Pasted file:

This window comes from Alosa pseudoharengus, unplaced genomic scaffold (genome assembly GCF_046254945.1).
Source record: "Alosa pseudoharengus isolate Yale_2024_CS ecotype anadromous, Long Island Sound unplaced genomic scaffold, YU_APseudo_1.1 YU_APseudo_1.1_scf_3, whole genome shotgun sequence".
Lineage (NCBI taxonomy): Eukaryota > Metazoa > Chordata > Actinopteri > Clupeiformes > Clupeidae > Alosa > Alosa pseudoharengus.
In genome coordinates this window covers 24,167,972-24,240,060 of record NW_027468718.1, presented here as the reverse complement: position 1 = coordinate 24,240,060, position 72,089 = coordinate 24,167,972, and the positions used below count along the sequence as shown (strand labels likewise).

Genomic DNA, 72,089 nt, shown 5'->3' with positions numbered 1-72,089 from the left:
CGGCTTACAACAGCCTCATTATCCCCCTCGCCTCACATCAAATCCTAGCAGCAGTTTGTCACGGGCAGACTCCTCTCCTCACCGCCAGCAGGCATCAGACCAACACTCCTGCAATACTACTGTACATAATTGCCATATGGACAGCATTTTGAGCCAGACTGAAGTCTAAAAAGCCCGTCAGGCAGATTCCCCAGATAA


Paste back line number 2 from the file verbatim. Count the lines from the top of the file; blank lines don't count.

Source record: "Alosa pseudoharengus isolate Yale_2024_CS ecotype anadromous, Long Island Sound unplaced genomic scaffold, YU_APseudo_1.1 YU_APseudo_1.1_scf_3, whole genome shotgun sequence".